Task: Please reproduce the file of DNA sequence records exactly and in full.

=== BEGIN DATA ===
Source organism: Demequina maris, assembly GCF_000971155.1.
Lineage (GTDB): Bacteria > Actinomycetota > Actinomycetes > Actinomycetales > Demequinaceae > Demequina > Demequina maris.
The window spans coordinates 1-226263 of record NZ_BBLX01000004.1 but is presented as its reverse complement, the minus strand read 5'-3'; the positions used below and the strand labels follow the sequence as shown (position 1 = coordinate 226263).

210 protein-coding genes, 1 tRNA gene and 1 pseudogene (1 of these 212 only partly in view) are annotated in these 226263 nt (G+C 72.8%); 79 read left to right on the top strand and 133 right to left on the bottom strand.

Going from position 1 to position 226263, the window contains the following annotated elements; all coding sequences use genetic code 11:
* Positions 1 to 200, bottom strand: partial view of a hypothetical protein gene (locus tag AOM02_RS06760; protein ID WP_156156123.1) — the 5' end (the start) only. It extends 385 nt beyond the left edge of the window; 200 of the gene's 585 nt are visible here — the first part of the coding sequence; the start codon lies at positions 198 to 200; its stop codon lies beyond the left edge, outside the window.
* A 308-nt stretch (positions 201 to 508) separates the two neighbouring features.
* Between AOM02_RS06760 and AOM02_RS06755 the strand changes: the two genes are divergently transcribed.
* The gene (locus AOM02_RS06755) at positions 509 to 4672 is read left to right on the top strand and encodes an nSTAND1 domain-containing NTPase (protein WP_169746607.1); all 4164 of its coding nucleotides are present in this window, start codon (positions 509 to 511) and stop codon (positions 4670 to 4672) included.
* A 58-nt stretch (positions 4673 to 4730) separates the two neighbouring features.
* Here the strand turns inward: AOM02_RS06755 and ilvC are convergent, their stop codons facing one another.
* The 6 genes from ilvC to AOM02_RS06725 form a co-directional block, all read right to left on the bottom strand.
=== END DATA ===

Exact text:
Source organism: Demequina maris, assembly GCF_000971155.1.
Lineage (GTDB): Bacteria > Actinomycetota > Actinomycetes > Actinomycetales > Demequinaceae > Demequina > Demequina maris.
The window spans coordinates 1-226263 of record NZ_BBLX01000004.1 but is presented as its reverse complement, the minus strand read 5'-3'; the positions used below and the strand labels follow the sequence as shown (position 1 = coordinate 226263).

210 protein-coding genes, 1 tRNA gene and 1 pseudogene (1 of these 212 only partly in view) are annotated in these 226263 nt (G+C 72.8%); 79 read left to right on the top strand and 133 right to left on the bottom strand.

Going from position 1 to position 226263, the window contains the following annotated elements; all coding sequences use genetic code 11:
* Positions 1 to 200, bottom strand: partial view of a hypothetical protein gene (locus tag AOM02_RS06760; protein ID WP_156156123.1) — the 5' end (the start) only. It extends 385 nt beyond the left edge of the window; 200 of the gene's 585 nt are visible here — the first part of the coding sequence; the start codon lies at positions 198 to 200; its stop codon lies beyond the left edge, outside the window.
* A 308-nt stretch (positions 201 to 508) separates the two neighbouring features.
* Between AOM02_RS06760 and AOM02_RS06755 the strand changes: the two genes are divergently transcribed.
* The gene (locus AOM02_RS06755) at positions 509 to 4672 is read left to right on the top strand and encodes an nSTAND1 domain-containing NTPase (protein WP_169746607.1); all 4164 of its coding nucleotides are present in this window, start codon (positions 509 to 511) and stop codon (positions 4670 to 4672) included.
* A 58-nt stretch (positions 4673 to 4730) separates the two neighbouring features.
* Here the strand turns inward: AOM02_RS06755 and ilvC are convergent, their stop codons facing one another.
* The 6 genes from ilvC to AOM02_RS06725 form a co-directional block, all read right to left on the bottom strand.